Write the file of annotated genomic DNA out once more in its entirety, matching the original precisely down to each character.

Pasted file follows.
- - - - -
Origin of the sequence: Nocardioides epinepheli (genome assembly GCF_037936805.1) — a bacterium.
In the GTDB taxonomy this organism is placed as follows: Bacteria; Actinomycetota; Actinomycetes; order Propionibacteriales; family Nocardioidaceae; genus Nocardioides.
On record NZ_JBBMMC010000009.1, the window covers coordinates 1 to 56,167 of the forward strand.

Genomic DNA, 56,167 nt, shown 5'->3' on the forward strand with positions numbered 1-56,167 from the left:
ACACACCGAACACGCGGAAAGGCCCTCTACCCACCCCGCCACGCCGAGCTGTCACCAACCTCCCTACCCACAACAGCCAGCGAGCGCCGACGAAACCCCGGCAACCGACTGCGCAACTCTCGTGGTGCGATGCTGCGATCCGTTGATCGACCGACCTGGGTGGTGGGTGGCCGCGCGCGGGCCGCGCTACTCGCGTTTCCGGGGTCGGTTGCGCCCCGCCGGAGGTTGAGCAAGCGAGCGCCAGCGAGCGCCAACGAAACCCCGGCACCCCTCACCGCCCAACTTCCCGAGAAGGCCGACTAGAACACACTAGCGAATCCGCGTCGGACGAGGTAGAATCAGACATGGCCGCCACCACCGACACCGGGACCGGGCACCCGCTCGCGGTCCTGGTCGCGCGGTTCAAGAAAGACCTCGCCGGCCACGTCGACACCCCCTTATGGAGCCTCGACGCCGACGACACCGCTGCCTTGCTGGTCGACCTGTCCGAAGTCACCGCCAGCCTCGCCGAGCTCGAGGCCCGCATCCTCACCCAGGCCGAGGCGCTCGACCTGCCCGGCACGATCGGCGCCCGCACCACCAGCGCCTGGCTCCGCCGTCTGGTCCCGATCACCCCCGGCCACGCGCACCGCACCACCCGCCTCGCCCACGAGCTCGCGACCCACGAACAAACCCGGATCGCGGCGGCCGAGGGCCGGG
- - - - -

Origin of the sequence: Nocardioides epinepheli (genome assembly GCF_037936805.1) — a bacterium.
In the GTDB taxonomy this organism is placed as follows: Bacteria; Actinomycetota; Actinomycetes; order Propionibacteriales; family Nocardioidaceae; genus Nocardioides.
On record NZ_JBBMMC010000009.1, the window covers coordinates 1 to 56,167 of the forward strand.

Genomic DNA, 56,167 nt, shown 5'->3' on the forward strand with positions numbered 1-56,167 from the left:
ACACACCGAACACGCGGAAAGGCCCTCTACCCACCCCGCCACGCCGAGCTGTCACCAACCTCCCTACCCACAACAGCCAGCGAGCGCCGACGAAACCCCGGCAACCGACTGCGCAACTCTCGTGGTGCGATGCTGCGATCCGTTGATCGACCGACCTGGGTGGTGGGTGGCCGCGCGCGGGCCGCGCTACTCGCGTTTCCGGGGTCGGTTGCGCCCCGCCGGAGGTTGAGCAAGCGAGCGCCAGCGAGCGCCAACGAAACCCCGGCACCCCTCACCGCCCAACTTCCCGAGAAGGCCGACTAGAACACACTAGCGAATCCGCGTCGGACGAGGTAGAATCAGACATGGCCGCCACCACCGACACCGGGACCGGGCACCCGCTCGCGGTCCTGGTCGCGCGGTTCAAGAAAGACCTCGCCGGCCACGTCGACACCCCCTTATGGAGCCTCGACGCCGACGACACCGCTGCCTTGCTGGTCGACCTGTCCGAAGTCACCGCCAGCCTCGCCGAGCTCGAGGCCCGCATCCTCACCCAGGCCGAGGCGCTCGACCTGCCCGGCACGATCGGCGCCCGCACCACCAGCGCCTGGCTCCGCCGTCTGGTCCCGATCACCCCCGGCCACGCGCACCGCACCACCCGCCTCGCCCACGAGCTCGCGACCCACGAACAAACCCGGATCGCGGCGGCCGAGGGCCGGG